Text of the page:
One could make a strong case that the reason why Barack Obama won the US presidential election is because of “Media Literacy” — not just the “Media Literacy” of his campaign workers, but that of a wide swath of the American electorate.
Russia's oligarchs have been suffering through the financial crisis. (It must be hard having to give up the chateau in France and the penthouse in London.) But one oligarch already pointed the way years ago.
Big changes are apparently underway at the One Laptop Per Child (OLPC) Foundation (referred to by many as the '$100 laptop project'). The organization has announced it is laying off about half of its staff and refocusing its mission. Included in its new intentions is that "Sub-Saharan Africa will become a major learning hub".
You can read the official announcement over at the OLPC blog, which goes into much more detail.
What this may mean for the fate of perhaps the most famous "low-cost laptop" remains to be seen, but a few things *are* clear: Since the idea for a $100 laptop gained wide currency in the aftermath of the World Economic Forum meetings in Davos in early 2005, and its first unveiling (of a sort) at the World Summit on the Information Society in Tunis later that year, the landscape for 'low-cost computing', and the recognition that there are emerging markets in developing countries for such appliances right now, if the price is right, has changed radically. infoDev used to track about 50 'Low-cost computing devices and initiatives for the developing world', but gave up at the end of 2007, when the explosion of activity in this area made the maintenance of such a list increasingly unfeasible (and, given that one of the rationales for such a list was to highlight that there was a lot of burgeoning activity in this area that people didn't know about, increasingly unnecessary). While many of the highly-publicized commitments to buy the OLPC XO laptop for use by students in developing countries have not (yet) materialized, it is a testament to the attractiveness in many quarters of the vision (if not its implementation) of the 'one laptop per child' idea that the of the relevance of computer use in schools continues to gain traction in many ministries of education and parliaments around the world.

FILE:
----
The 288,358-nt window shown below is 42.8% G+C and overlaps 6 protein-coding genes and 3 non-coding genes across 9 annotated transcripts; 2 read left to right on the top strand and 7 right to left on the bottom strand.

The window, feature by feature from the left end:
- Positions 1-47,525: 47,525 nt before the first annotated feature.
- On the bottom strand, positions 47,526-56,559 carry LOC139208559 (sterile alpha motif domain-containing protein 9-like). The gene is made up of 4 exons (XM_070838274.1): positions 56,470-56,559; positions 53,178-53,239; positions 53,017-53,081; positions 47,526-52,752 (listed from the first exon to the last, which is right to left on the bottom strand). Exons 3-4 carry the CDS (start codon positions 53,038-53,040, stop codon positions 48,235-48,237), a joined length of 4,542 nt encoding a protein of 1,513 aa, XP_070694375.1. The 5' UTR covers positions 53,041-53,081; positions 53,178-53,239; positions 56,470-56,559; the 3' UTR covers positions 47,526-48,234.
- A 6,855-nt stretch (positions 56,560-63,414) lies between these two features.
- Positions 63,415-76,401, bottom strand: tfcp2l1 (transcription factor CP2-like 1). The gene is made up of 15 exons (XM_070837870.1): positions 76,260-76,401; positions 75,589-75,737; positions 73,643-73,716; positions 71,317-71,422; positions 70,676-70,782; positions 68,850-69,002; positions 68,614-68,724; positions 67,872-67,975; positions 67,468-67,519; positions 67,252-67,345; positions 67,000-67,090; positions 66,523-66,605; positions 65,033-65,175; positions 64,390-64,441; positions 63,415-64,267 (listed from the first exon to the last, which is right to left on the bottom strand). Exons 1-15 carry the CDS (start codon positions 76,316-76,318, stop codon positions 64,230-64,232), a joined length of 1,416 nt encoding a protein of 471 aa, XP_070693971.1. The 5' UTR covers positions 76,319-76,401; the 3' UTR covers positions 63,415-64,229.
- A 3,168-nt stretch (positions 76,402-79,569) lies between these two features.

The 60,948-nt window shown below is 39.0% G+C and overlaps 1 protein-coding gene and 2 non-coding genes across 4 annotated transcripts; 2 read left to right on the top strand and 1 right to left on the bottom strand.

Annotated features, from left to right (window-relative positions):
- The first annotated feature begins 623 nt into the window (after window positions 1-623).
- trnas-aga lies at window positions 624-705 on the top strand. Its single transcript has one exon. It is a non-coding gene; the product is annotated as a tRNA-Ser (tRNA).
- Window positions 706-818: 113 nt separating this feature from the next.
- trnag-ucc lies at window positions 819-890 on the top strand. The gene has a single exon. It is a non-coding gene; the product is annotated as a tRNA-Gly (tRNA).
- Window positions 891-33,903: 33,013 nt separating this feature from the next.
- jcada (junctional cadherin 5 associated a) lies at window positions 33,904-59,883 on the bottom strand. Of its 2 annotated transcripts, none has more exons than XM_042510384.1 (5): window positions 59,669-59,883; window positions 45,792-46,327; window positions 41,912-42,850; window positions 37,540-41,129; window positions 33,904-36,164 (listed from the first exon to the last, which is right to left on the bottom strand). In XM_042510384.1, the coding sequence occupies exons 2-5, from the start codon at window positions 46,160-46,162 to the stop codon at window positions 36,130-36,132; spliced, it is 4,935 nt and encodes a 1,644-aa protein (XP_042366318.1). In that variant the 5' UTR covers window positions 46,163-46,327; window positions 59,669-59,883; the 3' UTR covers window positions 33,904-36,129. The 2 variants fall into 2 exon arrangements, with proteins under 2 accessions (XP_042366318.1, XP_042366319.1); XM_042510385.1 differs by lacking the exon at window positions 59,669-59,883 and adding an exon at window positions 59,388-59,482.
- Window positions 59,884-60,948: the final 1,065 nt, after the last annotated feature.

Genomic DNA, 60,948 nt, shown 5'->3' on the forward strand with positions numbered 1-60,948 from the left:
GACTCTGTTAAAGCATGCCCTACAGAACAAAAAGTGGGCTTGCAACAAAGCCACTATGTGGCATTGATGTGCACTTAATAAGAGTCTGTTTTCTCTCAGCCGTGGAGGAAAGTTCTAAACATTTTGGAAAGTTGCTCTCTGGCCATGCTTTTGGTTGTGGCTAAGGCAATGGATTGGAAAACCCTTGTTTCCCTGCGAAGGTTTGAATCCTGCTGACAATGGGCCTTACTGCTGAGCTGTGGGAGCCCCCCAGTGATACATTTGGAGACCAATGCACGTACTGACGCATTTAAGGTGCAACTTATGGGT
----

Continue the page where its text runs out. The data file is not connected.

Brian Schwarz of the China Challenges blog reports on the difficulties facing workers in China due to the financial crisis. Governments around the world are gearing up with various stimulus packages, but in the meantime prospects don't sound very good:
I received this missive from a friend:
December 11, 2008
Some latest published reports, journal articles, and papers.
- Crops for a Salinized World - Science - 12/5
- Eyes west: Could the United States topple Europe as the driver of international climate-change regulations? - Nature - 12/18
- Climate talks defer major challenges - Nature - 12/18
- News Update
This is the first blog entry of what I hope to be regular updates from the financial sector and related areas across the East Asia and Pacific region. So, let’s see how the New Year began in Asia.
Unfortunately, the bad news keeps coming on the economies in the region in terms of exports and industrial output. Exports and industrial production fell 6.2 percent in Malaysia in November and exports from Thailand fell 18 percent in November. Surveys of consumer confidence, business sentiment, and manufacturers across the region have all shown significant declines.
One intrepid soul has managed to take Doing Business to a whole new latitude. Tom Davenport, a senior manager in FIAS, arrived at the South Pole on January 2, and he made sure to bring along his Doing Business flag.